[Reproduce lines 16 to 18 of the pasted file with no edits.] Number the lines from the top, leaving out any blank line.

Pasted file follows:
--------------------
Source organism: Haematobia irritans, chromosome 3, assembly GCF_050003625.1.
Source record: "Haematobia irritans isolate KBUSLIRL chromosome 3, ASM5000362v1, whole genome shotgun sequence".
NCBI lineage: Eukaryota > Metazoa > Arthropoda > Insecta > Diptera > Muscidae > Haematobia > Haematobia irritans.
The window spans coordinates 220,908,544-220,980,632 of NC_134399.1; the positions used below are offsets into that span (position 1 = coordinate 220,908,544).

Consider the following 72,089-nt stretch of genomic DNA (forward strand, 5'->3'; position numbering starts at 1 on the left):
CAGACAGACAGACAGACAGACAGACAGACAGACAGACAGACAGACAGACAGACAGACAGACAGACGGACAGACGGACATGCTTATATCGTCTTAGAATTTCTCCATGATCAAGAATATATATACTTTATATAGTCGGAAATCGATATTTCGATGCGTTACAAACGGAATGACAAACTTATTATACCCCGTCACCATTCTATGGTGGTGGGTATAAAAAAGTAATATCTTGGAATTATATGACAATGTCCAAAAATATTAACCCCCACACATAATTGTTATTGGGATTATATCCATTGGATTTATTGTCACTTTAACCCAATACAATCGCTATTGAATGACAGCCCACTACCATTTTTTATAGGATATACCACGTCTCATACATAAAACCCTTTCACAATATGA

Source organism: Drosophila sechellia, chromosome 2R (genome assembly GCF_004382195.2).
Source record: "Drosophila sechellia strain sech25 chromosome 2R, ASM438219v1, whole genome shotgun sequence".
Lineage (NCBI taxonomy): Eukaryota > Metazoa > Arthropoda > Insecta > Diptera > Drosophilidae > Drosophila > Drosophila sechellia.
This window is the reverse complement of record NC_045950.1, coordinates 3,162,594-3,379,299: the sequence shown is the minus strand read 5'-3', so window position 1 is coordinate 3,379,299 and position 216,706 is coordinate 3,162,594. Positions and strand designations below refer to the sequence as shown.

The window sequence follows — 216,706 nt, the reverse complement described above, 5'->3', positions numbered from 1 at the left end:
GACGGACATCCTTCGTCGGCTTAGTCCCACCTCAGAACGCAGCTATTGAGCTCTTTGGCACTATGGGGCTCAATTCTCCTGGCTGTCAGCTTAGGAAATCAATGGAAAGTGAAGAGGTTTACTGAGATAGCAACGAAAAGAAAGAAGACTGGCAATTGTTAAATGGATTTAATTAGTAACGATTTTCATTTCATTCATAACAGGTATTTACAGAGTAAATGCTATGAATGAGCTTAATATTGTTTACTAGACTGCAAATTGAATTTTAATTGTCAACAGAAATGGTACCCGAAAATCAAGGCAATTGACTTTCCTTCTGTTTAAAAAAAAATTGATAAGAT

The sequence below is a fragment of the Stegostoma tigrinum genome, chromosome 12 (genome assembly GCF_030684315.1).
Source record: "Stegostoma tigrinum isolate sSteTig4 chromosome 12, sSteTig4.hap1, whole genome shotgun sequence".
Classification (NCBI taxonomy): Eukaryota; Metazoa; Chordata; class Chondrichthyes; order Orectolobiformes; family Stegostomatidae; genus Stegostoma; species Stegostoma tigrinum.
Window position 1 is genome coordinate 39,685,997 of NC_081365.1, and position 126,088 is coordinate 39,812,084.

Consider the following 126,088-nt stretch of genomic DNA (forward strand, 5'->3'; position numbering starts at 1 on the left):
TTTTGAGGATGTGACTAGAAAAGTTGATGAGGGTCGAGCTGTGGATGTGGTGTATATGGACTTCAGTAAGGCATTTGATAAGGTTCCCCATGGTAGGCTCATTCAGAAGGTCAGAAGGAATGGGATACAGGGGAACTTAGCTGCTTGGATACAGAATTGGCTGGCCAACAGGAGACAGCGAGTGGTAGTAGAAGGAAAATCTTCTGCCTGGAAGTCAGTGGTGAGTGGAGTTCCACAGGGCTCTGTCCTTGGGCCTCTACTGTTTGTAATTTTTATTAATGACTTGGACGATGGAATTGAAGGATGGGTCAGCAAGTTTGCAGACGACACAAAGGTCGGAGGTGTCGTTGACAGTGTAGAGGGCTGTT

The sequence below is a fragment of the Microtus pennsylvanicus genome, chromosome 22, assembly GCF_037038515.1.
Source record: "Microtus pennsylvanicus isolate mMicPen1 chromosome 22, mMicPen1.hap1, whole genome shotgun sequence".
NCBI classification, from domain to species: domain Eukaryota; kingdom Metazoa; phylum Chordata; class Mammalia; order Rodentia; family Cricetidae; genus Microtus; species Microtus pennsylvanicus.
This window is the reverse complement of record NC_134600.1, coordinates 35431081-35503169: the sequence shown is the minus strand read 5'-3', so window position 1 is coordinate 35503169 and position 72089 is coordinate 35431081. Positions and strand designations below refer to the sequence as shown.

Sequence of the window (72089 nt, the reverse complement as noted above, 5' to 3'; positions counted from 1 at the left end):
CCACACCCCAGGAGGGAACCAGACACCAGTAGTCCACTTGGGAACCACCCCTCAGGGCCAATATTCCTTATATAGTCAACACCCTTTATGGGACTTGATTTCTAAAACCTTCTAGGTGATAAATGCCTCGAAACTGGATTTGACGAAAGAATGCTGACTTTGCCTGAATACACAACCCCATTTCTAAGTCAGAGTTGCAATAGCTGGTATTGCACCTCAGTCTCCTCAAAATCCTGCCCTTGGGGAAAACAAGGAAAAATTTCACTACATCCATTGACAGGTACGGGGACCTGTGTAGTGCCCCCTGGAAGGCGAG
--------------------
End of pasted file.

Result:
Window position 1 is genome coordinate 39,685,997 of NC_081365.1, and position 126,088 is coordinate 39,812,084.

Consider the following 126,088-nt stretch of genomic DNA (forward strand, 5'->3'; position numbering starts at 1 on the left):
TTTTGAGGATGTGACTAGAAAAGTTGATGAGGGTCGAGCTGTGGATGTGGTGTATATGGACTTCAGTAAGGCATTTGATAAGGTTCCCCATGGTAGGCTCATTCAGAAGGTCAGAAGGAATGGGATACAGGGGAACTTAGCTGCTTGGATACAGAATTGGCTGGCCAACAGGAGACAGCGAGTGGTAGTAGAAGGAAAATCTTCTGCCTGGAAGTCAGTGGTGAGTGGAGTTCCACAGGGCTCTGTCCTTGGGCCTCTACTGTTTGTAATTTTTATTAATGACTTGGACGATGGAATTGAAGGATGGGTCAGCAAGTTTGCAGACGACACAAAGGTCGGAGGTGTCGTTGACAGTGTAGAGGGCTGTT